Data is stored in encrypted archives that can be as large as 40TB. Vaults are containers for archives, and vaults can be locked for compliance.
You will use this bucket in the following exercises. Choose an appropriate region, such as US West Oregon. Navigate to the Amazon S3 console. Notice that the region indicator now says Global. Remember that Amazon S3 buckets form a global namespace, even though each bucket is created in a specific region. Start the create bucket process. When prompted for Bucket Name, use mynewbucket.
Choose a region, such as US West Oregon. Try to create the bucket. You almost surely will get a message that the requested bucket name is not available.
Remember that a bucket name must be unique globally. You should now have a new Amazon S3 bucket. You will then make this object public and view the object in your browser. You will then rename the object and finally delete it from the bucket. Upload an Object 1. Load your new bucket in the Amazon S3 console. Select Upload, then Add Files. Locate a file on your PC that you are okay with uploading to Amazon S3 and making public to the Internet.
We suggest using a non-personal image file for the purposes of this exercise. Select a suitable file, then Start Upload. You will see the status of your file in the Transfers section. After your file is uploaded, the status should change to Done. The file you uploaded is now stored as an Amazon S3 object and should be now listed in the contents of your bucket.
Now open the properties for the object. The properties should include bucket, name, and link. Paste the URL in the address bar of a new browser window or tab. Even though the object has a URL, it is private by default, so it cannot be accessed by a web browser.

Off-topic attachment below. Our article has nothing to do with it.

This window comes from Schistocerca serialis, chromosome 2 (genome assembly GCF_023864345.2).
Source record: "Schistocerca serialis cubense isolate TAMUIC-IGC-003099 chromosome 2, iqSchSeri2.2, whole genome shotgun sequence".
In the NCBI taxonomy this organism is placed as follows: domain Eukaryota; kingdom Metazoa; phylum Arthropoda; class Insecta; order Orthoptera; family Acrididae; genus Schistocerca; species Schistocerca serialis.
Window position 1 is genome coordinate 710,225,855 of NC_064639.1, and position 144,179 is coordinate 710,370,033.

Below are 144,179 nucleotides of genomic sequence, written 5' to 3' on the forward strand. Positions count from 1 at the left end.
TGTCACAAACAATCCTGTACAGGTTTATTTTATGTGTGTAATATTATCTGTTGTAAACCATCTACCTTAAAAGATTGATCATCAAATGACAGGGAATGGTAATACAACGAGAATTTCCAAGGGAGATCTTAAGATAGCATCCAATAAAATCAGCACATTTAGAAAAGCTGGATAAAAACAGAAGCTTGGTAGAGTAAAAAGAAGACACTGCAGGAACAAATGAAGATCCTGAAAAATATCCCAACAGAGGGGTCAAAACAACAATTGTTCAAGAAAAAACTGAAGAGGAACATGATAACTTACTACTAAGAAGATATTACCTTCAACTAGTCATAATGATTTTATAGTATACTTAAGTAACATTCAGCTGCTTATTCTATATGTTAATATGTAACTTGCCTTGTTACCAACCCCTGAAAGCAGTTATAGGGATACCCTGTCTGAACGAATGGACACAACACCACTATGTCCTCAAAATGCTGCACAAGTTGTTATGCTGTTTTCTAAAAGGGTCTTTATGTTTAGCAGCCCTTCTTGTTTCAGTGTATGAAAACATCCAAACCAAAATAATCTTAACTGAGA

Make the Object Public 9. Your public image file should now display in the browser or browser tab. Rename Object In the Amazon S3 console, select Rename.
Rename the object, but keep the same file extension. You should see the same image file. Delete the Object In the Amazon S3 console, select Delete. Select OK when prompted if you want to delete the object. The object has now been deleted. Enable Versioning 1. In the Amazon S3 console, load the properties of your bucket. Enable versioning in the properties and select OK to verify. Your bucket now has versioning enabled. Note that versioning can be suspended, but not turned off. Create Multiple Versions of an Object 3.
Create a text file named foo. Save the text file to a location of your choosing. Upload the text file to your bucket. This will be version 1. After you have uploaded the text file to your bucket, open the copy on your local computer and change the word blue to red. Save the text file with the original filename. Upload the modified file to your bucket. Select Show Versions on the uploaded object. You will now see two different versions of the object with different Version IDs and possibly different sizes.
Delete an Object 1. Open the bucket containing the text file for which you now have two versions. Select Hide Versions. Select Delete, and then select OK to verify. Your object will now be deleted, and you can no longer see the object. Select Show Versions. Both versions of the object now show their version IDs. Restore an Object 6. Open your bucket. Select the oldest version and download the object. Note that the filename is simply foo.